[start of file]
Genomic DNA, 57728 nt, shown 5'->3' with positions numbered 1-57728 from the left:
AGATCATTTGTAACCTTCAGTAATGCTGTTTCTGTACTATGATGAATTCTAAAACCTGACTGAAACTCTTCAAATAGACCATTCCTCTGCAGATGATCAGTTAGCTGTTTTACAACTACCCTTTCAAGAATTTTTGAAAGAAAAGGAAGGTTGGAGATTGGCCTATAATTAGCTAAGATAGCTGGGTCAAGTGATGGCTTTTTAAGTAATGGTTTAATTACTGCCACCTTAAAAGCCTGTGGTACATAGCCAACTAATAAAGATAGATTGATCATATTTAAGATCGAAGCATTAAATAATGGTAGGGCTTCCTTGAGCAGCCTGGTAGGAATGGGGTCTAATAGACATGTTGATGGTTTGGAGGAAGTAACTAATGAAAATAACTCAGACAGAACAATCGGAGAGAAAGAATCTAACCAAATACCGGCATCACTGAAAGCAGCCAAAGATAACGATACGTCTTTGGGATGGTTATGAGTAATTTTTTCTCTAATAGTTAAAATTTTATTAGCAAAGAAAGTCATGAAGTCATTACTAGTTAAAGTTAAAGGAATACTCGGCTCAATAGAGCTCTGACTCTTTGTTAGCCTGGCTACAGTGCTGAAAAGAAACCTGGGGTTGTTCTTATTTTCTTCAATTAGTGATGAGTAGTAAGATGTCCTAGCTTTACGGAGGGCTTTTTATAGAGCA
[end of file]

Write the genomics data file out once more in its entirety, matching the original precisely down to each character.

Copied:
Genomic DNA, 57728 nt, shown 5'->3' with positions numbered 1-57728 from the left:
AGATCATTTGTAACCTTCAGTAATGCTGTTTCTGTACTATGATGAATTCTAAAACCTGACTGAAACTCTTCAAATAGACCATTCCTCTGCAGATGATCAGTTAGCTGTTTTACAACTACCCTTTCAAGAATTTTTGAAAGAAAAGGAAGGTTGGAGATTGGCCTATAATTAGCTAAGATAGCTGGGTCAAGTGATGGCTTTTTAAGTAATGGTTTAATTACTGCCACCTTAAAAGCCTGTGGTACATAGCCAACTAATAAAGATAGATTGATCATATTTAAGATCGAAGCATTAAATAATGGTAGGGCTTCCTTGAGCAGCCTGGTAGGAATGGGGTCTAATAGACATGTTGATGGTTTGGAGGAAGTAACTAATGAAAATAACTCAGACAGAACAATCGGAGAGAAAGAATCTAACCAAATACCGGCATCACTGAAAGCAGCCAAAGATAACGATACGTCTTTGGGATGGTTATGAGTAATTTTTTCTCTAATAGTTAAAATTTTATTAGCAAAGAAAGTCATGAAGTCATTACTAGTTAAAGTTAAAGGAATACTCGGCTCAATAGAGCTCTGACTCTTTGTTAGCCTGGCTACAGTGCTGAAAAGAAACCTGGGGTTGTTCTTATTTTCTTCAATTAGTGATGAGTAGTAAGATGTCCTAGCTTTACGGAGGGCTTTTTATAGAGCA